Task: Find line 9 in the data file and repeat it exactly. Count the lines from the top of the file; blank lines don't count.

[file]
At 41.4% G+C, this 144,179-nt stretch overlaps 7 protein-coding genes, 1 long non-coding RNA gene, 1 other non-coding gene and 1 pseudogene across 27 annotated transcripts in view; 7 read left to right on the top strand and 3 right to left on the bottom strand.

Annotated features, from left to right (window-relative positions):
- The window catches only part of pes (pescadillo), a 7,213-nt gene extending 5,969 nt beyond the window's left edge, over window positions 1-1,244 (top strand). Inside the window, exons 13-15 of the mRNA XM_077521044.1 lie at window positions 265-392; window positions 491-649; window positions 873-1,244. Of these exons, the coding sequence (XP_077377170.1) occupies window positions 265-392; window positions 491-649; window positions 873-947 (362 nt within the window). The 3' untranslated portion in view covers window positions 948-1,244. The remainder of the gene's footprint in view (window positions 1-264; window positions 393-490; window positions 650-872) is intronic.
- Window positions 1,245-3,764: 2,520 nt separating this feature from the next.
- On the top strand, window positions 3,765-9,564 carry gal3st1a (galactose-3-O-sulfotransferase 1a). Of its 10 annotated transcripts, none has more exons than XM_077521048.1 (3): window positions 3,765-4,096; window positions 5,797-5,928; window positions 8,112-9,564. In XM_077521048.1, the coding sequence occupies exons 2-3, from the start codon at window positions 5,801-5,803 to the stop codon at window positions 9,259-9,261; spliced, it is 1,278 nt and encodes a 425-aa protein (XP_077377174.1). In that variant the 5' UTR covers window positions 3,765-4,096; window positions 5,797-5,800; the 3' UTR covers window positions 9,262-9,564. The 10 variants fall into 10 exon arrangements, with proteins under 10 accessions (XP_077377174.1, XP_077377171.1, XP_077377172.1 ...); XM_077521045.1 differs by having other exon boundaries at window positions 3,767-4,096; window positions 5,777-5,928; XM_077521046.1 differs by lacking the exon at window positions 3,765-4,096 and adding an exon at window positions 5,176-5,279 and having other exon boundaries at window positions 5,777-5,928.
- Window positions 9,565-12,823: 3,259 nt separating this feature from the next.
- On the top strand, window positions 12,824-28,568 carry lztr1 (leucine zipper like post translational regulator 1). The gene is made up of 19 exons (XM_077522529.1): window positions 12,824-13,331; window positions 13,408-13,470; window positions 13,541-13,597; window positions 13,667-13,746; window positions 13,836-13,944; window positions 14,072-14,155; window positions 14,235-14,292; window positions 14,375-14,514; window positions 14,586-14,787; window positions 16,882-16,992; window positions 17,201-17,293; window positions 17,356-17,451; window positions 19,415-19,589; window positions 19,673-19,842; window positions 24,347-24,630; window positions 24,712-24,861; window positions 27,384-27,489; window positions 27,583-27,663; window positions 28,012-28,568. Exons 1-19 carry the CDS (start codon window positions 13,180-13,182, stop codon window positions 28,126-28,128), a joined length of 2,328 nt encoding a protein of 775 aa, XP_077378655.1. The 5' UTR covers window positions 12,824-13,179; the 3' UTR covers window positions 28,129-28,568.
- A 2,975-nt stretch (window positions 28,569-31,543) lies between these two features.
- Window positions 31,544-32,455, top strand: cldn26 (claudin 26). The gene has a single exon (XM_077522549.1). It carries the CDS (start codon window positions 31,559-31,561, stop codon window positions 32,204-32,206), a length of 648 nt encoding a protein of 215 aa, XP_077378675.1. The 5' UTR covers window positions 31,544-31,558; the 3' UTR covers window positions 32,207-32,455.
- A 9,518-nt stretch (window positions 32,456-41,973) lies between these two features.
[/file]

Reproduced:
- Window positions 31,544-32,455, top strand: cldn26 (claudin 26). The gene has a single exon (XM_077522549.1). It carries the CDS (start codon window positions 31,559-31,561, stop codon window positions 32,204-32,206), a length of 648 nt encoding a protein of 215 aa, XP_077378675.1. The 5' UTR covers window positions 31,544-31,558; the 3' UTR covers window positions 32,207-32,455.